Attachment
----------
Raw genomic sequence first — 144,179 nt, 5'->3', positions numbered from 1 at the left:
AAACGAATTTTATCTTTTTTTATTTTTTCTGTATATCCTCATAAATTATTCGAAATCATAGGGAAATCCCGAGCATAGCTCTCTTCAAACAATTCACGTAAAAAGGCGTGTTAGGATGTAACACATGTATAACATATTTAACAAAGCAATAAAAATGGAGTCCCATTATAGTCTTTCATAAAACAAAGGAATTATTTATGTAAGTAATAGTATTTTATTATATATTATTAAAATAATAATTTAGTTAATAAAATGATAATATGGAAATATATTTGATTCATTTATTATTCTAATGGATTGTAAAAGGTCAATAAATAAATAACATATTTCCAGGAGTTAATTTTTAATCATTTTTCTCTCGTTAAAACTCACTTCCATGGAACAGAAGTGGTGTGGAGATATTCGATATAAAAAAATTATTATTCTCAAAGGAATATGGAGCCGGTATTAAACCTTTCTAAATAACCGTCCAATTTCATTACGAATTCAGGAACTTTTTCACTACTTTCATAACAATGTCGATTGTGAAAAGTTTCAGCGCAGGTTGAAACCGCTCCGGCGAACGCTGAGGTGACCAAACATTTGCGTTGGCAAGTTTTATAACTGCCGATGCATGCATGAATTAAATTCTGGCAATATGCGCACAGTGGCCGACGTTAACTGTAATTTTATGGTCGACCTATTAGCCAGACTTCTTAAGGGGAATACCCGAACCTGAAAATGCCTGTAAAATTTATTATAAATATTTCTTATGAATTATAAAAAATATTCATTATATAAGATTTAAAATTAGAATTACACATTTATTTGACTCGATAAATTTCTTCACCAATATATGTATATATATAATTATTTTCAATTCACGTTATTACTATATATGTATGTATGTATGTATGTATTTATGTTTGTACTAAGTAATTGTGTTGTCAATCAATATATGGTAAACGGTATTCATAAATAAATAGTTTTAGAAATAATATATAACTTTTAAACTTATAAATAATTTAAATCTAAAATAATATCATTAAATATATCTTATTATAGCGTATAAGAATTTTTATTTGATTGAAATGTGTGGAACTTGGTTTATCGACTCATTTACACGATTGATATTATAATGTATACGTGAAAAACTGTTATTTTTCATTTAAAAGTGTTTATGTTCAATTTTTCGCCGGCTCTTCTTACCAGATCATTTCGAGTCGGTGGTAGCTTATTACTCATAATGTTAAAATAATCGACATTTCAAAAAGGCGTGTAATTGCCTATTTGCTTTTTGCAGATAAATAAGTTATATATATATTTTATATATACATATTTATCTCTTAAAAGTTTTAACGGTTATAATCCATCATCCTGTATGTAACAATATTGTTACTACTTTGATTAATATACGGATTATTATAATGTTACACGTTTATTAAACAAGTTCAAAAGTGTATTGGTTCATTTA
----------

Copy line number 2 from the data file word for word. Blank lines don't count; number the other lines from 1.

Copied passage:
AAACGAATTTTATCTTTTTTTATTTTTTCTGTATATCCTCATAAATTATTCGAAATCATAGGGAAATCCCGAGCATAGCTCTCTTCAAACAATTCACGTAAAAAGGCGTGTTAGGATGTAACACATGTATAACATATTTAACAAAGCAATAAAAATGGAGTCCCATTATAGTCTTTCATAAAACAAAGGAATTATTTATGTAAGTAATAGTATTTTATTATATATTATTAAAATAATAATTTAGTTAATAAAATGATAATATGGAAATATATTTGATTCATTTATTATTCTAATGGATTGTAAAAGGTCAATAAATAAATAACATATTTCCAGGAGTTAATTTTTAATCATTTTTCTCTCGTTAAAACTCACTTCCATGGAACAGAAGTGGTGTGGAGATATTCGATATAAAAAAATTATTATTCTCAAAGGAATATGGAGCCGGTATTAAACCTTTCTAAATAACCGTCCAATTTCATTACGAATTCAGGAACTTTTTCACTACTTTCATAACAATGTCGATTGTGAAAAGTTTCAGCGCAGGTTGAAACCGCTCCGGCGAACGCTGAGGTGACCAAACATTTGCGTTGGCAAGTTTTATAACTGCCGATGCATGCATGAATTAAATTCTGGCAATATGCGCACAGTGGCCGACGTTAACTGTAATTTTATGGTCGACCTATTAGCCAGACTTCTTAAGGGGAATACCCGAACCTGAAAATGCCTGTAAAATTTATTATAAATATTTCTTATGAATTATAAAAAATATTCATTATATAAGATTTAAAATTAGAATTACACATTTATTTGACTCGATAAATTTCTTCACCAATATATGTATATATATAATTATTTTCAATTCACGTTATTACTATATATGTATGTATGTATGTATGTATTTATGTTTGTACTAAGTAATTGTGTTGTCAATCAATATATGGTAAACGGTATTCATAAATAAATAGTTTTAGAAATAATATATAACTTTTAAACTTATAAATAATTTAAATCTAAAATAATATCATTAAATATATCTTATTATAGCGTATAAGAATTTTTATTTGATTGAAATGTGTGGAACTTGGTTTATCGACTCATTTACACGATTGATATTATAATGTATACGTGAAAAACTGTTATTTTTCATTTAAAAGTGTTTATGTTCAATTTTTCGCCGGCTCTTCTTACCAGATCATTTCGAGTCGGTGGTAGCTTATTACTCATAATGTTAAAATAATCGACATTTCAAAAAGGCGTGTAATTGCCTATTTGCTTTTTGCAGATAAATAAGTTATATATATATTTTATATATACATATTTATCTCTTAAAAGTTTTAACGGTTATAATCCATCATCCTGTATGTAACAATATTGTTACTACTTTGATTAATATACGGATTATTATAATGTTACACGTTTATTAAACAAGTTCAAAAGTGTATTGGTTCATTTA